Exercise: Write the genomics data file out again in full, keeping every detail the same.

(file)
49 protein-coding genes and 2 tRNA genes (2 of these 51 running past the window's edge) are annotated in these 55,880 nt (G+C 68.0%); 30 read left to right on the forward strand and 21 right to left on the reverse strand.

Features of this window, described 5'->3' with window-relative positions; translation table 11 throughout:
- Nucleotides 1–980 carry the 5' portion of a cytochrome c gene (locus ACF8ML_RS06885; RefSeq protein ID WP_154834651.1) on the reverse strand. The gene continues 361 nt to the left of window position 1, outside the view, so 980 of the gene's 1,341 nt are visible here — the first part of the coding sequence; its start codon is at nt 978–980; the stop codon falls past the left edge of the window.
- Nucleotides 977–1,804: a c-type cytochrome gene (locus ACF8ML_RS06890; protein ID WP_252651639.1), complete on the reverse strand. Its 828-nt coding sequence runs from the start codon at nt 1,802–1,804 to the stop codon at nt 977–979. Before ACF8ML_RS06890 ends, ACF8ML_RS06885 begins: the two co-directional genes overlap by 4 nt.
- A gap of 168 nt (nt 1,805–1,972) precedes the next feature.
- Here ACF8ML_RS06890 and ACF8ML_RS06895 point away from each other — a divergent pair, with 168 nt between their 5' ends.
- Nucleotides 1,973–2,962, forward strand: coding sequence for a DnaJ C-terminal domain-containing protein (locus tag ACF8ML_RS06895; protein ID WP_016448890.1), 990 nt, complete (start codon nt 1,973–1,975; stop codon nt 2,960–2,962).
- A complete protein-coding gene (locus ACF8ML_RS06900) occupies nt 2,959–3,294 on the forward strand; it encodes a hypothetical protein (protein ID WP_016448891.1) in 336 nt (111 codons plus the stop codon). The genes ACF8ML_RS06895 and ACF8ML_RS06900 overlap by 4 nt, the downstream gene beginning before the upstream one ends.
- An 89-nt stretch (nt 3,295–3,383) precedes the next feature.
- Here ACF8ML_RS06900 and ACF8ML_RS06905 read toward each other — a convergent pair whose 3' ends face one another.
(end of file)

49 protein-coding genes and 2 tRNA genes (2 of these 51 running past the window's edge) are annotated in these 55,880 nt (G+C 68.0%); 30 read left to right on the forward strand and 21 right to left on the reverse strand.

Features of this window, described 5'->3' with window-relative positions; translation table 11 throughout:
- Nucleotides 1–980 carry the 5' portion of a cytochrome c gene (locus ACF8ML_RS06885; RefSeq protein ID WP_154834651.1) on the reverse strand. The gene continues 361 nt to the left of window position 1, outside the view, so 980 of the gene's 1,341 nt are visible here — the first part of the coding sequence; its start codon is at nt 978–980; the stop codon falls past the left edge of the window.
- Nucleotides 977–1,804: a c-type cytochrome gene (locus ACF8ML_RS06890; protein ID WP_252651639.1), complete on the reverse strand. Its 828-nt coding sequence runs from the start codon at nt 1,802–1,804 to the stop codon at nt 977–979. Before ACF8ML_RS06890 ends, ACF8ML_RS06885 begins: the two co-directional genes overlap by 4 nt.
- A gap of 168 nt (nt 1,805–1,972) precedes the next feature.
- Here ACF8ML_RS06890 and ACF8ML_RS06895 point away from each other — a divergent pair, with 168 nt between their 5' ends.
- Nucleotides 1,973–2,962, forward strand: coding sequence for a DnaJ C-terminal domain-containing protein (locus tag ACF8ML_RS06895; protein ID WP_016448890.1), 990 nt, complete (start codon nt 1,973–1,975; stop codon nt 2,960–2,962).
- A complete protein-coding gene (locus ACF8ML_RS06900) occupies nt 2,959–3,294 on the forward strand; it encodes a hypothetical protein (protein ID WP_016448891.1) in 336 nt (111 codons plus the stop codon). The genes ACF8ML_RS06895 and ACF8ML_RS06900 overlap by 4 nt, the downstream gene beginning before the upstream one ends.
- An 89-nt stretch (nt 3,295–3,383) precedes the next feature.
- Here ACF8ML_RS06900 and ACF8ML_RS06905 read toward each other — a convergent pair whose 3' ends face one another.